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Copyrighting seeds

Plant variety protection laws are one of the important concerns for agrarian Nepal.

By Saurav Ghimire, doctoral researcher at Vrije Universiteit Brussel.

By Despite fulfilling the criteria for graduation from the category of least developed countries (LDCs) for the second consecutive time, Nepal’s bid was rejected citing concerns about the sustainability of its development progress. The United Nations Committee for Development Policy postponed its recommendation for graduation till the 2021 meeting. Nepal has been enjoying the privileges of being an LDC, and graduation will result in loss of special treatment under World Trade Organisation (WTO) agreements.

Among other things, Nepal will be required to implement the WTO’s Agreement on Trade-Related Aspects of Intellectual Property Rights (TRIPS) and provide respective intellectual property protection. The country is about to begin an adventurous journey. Citing WTO commitments as one of the primary reasons, Nepal adopted its first ever National Intellectual Property Policy in March last year. The policy acknowledges the need for a legal framework for plant variety protection. With a large number of Nepalis engaged in agriculture, plant variety protection (PVP) laws are one of the important concerns for Nepal. The TRIPS asks countries to protect intellectual property rights over newly developed/improved seeds or propagating materials.

Protection to breeders

The developing countries usually attempt to adopt sui generis (unique) laws as they allow them to design their own plant variety protection laws suitable to their local realities. However, the developed countries often force the International Union for the Protection of New Varieties of Plants (UPOV) Convention as the only effective sui generis model of PVP. The UPOV convention was signed in 1961. It has been revised three times, most recently in 1991 providing the highest possible level of protection to breeders and severely restricting farmers’ rights to save, reuse, exchange and sell seeds.

The issue of criminalisation of farmers in the name of intellectual property rights has been quite serious in some developing countries, Indonesia for instance. Indonesia, which is said to be in consultation to join the UPOV, has adopted a PVP Act which is guided by UPOV standards. As per this law, seeds which are protected by the PVP Act cannot be exchanged except with the permission of the holders of the PVP rights, which are dominated by large companies. Based on such laws, many farmers have been dragged to court and imprisoned for violation of intellectual property rights. Farmers in Indonesia are in constant fear of exercising their freedom of storing and exchanging seeds which they have been doing since time immemorial.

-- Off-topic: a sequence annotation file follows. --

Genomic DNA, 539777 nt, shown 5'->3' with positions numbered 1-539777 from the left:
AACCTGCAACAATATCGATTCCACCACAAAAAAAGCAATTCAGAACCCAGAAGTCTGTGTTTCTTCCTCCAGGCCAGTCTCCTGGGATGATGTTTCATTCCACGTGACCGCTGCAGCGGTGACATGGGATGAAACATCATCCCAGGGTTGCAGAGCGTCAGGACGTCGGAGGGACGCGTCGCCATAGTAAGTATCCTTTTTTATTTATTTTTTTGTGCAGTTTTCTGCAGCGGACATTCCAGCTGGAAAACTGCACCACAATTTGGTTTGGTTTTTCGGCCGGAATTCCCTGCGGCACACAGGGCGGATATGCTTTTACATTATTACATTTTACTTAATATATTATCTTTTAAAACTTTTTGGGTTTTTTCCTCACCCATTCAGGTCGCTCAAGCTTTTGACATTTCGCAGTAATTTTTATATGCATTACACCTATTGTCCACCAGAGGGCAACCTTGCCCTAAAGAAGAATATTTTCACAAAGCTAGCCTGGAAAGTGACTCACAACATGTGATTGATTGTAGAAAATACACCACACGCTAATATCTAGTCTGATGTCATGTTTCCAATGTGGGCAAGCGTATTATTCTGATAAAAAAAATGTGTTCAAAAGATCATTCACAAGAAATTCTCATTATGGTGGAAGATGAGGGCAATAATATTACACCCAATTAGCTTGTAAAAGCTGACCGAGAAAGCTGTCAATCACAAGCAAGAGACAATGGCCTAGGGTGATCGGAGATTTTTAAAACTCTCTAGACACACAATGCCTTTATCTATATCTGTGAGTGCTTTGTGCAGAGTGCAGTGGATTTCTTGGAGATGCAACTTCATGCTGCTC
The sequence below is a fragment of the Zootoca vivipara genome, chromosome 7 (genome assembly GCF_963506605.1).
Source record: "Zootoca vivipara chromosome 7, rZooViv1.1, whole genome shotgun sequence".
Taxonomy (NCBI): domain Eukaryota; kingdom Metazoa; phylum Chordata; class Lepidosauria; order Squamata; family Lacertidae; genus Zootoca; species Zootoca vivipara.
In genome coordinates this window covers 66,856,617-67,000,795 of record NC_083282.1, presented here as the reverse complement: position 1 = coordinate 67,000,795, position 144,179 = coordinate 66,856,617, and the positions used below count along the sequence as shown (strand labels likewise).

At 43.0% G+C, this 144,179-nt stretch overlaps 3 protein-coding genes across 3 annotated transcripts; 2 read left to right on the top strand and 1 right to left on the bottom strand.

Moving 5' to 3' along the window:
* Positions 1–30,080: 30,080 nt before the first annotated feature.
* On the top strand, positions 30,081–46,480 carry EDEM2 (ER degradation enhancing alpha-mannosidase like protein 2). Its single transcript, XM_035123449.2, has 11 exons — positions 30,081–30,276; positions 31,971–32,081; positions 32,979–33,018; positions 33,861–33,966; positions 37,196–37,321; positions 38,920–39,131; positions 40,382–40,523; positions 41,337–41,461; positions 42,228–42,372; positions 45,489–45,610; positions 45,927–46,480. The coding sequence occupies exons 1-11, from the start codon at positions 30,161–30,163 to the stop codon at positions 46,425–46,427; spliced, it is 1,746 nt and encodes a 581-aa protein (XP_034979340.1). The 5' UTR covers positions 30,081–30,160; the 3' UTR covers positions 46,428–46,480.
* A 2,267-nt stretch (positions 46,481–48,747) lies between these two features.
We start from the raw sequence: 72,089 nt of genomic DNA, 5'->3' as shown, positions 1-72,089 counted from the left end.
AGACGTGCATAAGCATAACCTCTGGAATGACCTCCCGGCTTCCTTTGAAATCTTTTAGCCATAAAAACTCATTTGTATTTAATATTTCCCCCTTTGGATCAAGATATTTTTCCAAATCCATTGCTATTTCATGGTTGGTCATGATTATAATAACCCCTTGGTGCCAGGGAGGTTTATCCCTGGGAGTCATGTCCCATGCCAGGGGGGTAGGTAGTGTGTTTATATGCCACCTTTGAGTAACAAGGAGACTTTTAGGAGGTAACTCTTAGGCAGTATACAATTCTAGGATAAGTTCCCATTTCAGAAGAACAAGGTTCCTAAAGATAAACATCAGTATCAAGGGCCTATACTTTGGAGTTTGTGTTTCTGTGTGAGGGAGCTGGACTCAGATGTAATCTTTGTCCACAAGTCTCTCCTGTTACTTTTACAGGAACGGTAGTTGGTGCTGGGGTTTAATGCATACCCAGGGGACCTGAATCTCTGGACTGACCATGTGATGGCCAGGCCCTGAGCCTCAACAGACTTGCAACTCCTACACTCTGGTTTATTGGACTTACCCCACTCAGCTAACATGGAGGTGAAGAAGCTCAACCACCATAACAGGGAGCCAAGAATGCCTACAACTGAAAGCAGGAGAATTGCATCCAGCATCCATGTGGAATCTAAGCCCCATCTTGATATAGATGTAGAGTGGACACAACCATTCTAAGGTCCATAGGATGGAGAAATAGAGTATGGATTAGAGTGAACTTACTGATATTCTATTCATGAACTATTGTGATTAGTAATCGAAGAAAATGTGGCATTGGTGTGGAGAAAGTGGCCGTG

While sui generis means unique, how reasonable is it to apply the same UPOV standard on all countries? The UPOV Convention, which has European roots, is designed to protect plant breeders who are often seed companies seeking returns on their high investment through the effective use of intellectual property rights legislations. Hoverer, for farmers in the developing countries, the practice of saving, exchanging, reusing and selling seeds is their livelihood. The UPOV Convention restricts the ability of farmers to exercise these livelihood options.

The UPOV model has been questioned at several forums for its negative impact on small scale farmers. Olivier De Schutter, former special rapporteur on the right to food, says, “In the process of granting temporary monopoly privileges to plant breeders and patent-holders, the poorest farmers may become increasingly dependent on expensive inputs, creating the risk of indebtedness in the face of unstable incomes.” Several studies have found UPOV provisions to be incompatible with strategies for achieving food security and maintaining agrobiodiversity.

Nepal had successfully resisted pressure to join the UPOV in 2003 during the process of its accession to the WTO. At the very last minute, its membership to the WTO was conditioned upon its admission to the UPOV. However, Nepal managed to gain accession by agreeing to explore the possibility of joining the UPOV at a future date. It has acknowledged the need of PVP laws to fulfil the TRIPS commitment. Nepal’s new constitution has included intellectual property rights under the fundamental right to property, but it should be extremely cautious in recognising intellectual property rights as the concept is expanding, and the developed countries are adopting all possible means to ensure higher standards of protection.

Rights of farmers

Nepal should also take into account obligations arising from the International Treaty on Plant Genetic Resources for Food and Agriculture (ITPGRFA) and the Convention on Biological Diversity (CBD) which stipulate provisions for sustainable use of plant and genetic resources. Further, recent news reports of the UN Human Rights Council voting to adopt a declaration on the rights of peasants and other people working in rural areas can be seen as a significant step in recognising the rights of farmers. The text adopted by the council is under discussion by UN member states and is awaiting a final vote in December.

The declaration includes the right of small rural producers to preserve control of their land, their seeds and other genetic resources, and the right to full participation in government policies affecting food production and distribution which impact their communities. Taking advantage of recent legal developments and learning from the experiences of other developing countries, Nepal should adopt a sui generis model favourable to its national interest.